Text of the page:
Naperville mask mandate fails; Mayor Steve Chirico defends Florida trip for daughter's wedding

Mayor changes stance, voices opposition to mask mandate he previously backed

ByJesse Kirsch WLS logo
Wednesday, December 2, 2020
Naperville mask mandate fails after mayor changes stance
The mandate resolution was meant to make people feel more safe downtown, according to Councilwoman Brodhead.

NAPERVILLE, Ill. (WLS) -- A proposed mandate that would make wearing a mask mandatory indoors and outdoors failed in west suburban Naperville Tuesday night.

Hundreds of public comments were read during the virtual meeting before the council voted against it 5-4. The vast majority of those comments expressed strong opposition to the measure, which would have required those in Naperville to wear masks at all times while in public.

Councilwoman Judith Brodhead voted in favor of the proposal. She said the resolution was about making people feel more comfortable in downtown and hopefully bring in business.

"My view is that a lot of people stay from the downtown because they think there are too many unmasked people," Brodhead said.

Brodhead believed misinformation fueled Tuesday night's vocal opposition and argued that the proposed ordinance would not have been more restrictive than the state mask mandate already in effect.

Local law would have enforced the rules, according to Brodhead.

"Police officers or community service officers or whoever is assigned to do that would have wide discretion in enforcing it," Brodhead said.

Some people believe masks are helpful, but a local mandate would have been too much.

"As far as downtown, it's your choice of how safe you feel about wearing it and so forth and still trying to distance yourself," said Jim Ruhl, Naperville resident.

Naperville City Council voted down a mandate requiring people to wear masks at all times in public.

Mayor Steve Chirico, among those who voted against the resolution, first revealed that the City Council would be considering a mask mandate be imposed on the community a few weeks ago.

Two days later, it was revealed on social media that he had traveled to Florida to attend his daughter's wedding. A social media photo later surfaced, showing him surrounded by a group of unmasked people.

RELATED: Naperville mayor responds to controversy over Florida trip for daughter's wedding

The mayor of west suburban Naperville is responding to controversy surrounding his trip to Florida this weekend for his daughter's wedding.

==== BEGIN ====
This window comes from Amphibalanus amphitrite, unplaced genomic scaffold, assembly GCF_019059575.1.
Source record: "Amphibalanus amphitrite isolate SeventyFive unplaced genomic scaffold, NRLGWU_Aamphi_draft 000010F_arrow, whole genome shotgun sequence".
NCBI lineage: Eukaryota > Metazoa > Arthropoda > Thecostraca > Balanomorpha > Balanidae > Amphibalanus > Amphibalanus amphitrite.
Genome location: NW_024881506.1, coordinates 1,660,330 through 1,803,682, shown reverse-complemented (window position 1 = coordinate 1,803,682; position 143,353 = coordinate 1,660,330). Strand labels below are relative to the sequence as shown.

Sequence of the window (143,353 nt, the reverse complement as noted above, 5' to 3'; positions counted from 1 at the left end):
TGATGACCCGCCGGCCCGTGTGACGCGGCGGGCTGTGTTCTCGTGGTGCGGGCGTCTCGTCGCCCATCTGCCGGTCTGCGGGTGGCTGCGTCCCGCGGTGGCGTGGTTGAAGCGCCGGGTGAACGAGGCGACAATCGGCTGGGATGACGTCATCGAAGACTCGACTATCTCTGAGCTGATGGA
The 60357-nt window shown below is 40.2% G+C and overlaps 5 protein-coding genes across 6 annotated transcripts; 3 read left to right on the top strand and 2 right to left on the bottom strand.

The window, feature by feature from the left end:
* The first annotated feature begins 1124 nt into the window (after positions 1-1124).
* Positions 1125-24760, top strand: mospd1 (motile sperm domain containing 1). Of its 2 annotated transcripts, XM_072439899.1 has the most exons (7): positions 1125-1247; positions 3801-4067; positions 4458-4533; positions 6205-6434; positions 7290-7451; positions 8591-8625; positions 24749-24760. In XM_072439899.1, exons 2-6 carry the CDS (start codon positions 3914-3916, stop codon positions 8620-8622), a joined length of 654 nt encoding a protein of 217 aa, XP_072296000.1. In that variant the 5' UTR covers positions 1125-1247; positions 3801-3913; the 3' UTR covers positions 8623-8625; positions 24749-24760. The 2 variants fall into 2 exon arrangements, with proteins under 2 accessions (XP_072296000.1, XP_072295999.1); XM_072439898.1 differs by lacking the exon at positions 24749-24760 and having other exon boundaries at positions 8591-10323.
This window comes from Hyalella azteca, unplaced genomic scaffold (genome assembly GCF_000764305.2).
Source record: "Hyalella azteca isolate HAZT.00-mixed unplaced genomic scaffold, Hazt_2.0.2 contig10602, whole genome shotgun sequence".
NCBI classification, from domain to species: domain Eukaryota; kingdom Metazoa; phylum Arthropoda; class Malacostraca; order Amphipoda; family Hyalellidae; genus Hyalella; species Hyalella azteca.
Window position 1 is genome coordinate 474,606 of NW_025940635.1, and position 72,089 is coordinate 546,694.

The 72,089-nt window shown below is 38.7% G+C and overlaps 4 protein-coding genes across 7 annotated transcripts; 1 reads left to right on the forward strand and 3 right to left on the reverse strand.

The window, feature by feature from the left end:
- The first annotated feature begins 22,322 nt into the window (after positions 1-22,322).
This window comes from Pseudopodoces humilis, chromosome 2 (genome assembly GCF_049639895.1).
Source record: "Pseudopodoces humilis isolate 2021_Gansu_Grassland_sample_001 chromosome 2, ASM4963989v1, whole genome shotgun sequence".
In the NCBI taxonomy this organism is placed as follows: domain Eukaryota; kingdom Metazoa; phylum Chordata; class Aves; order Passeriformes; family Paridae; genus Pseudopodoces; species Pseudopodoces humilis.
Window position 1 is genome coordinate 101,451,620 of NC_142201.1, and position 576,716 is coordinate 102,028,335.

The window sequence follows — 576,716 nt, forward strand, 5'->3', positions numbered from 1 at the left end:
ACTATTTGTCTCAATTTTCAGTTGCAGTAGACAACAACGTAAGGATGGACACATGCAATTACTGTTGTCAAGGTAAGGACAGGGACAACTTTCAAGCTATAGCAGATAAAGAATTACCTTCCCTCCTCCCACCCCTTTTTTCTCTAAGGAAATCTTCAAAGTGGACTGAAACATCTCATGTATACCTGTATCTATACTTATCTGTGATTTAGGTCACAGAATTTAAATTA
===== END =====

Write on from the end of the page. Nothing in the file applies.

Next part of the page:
That revelation brought upon accusations of hypocrisy and double standards. The mayor had remained mostly quiet about the matter until tonight.

"To attend our daughter's wedding, we tested, COVID tested, one day prior to traveling. In our travel, we followed all the guidelines of the airlines and the federal government. Once we arrived in Florida, we followed all the state guidelines. We quarantined upon our return and then my wife and I retested twice, negative," Mayor Chirico said. "This is our COVID bubble. We traveled together. We stayed in a house together while we were down there. We sat together at the wedding. It's our direct family."

Following those remarks in defense of his travels, the mayor did use his experience in Florida partly as a reason to now oppose the imposition of a mask mandate in Naperville.

"I didn't run for mayor to impose restrictive mandates on our community and in our citizen's daily lives," Mayor Chirico said. "And now, having just visited a state with an open economy and no mask mandate, I have witnessed firsthand that less regulation can be just as safe and lead to better results."

While the mayor now opposes a mandatory mask mandate in Naperville, he also said people should be encouraged to wear masks in public, calling them the single greatest tool we have right now.

An Illinois mandate still remains in place that requires anyone over the age of two and medically capable to wear a mask when social distancing of six feet cannot be maintained. That specifically applies to public indoor locations such as stores, according to the state order.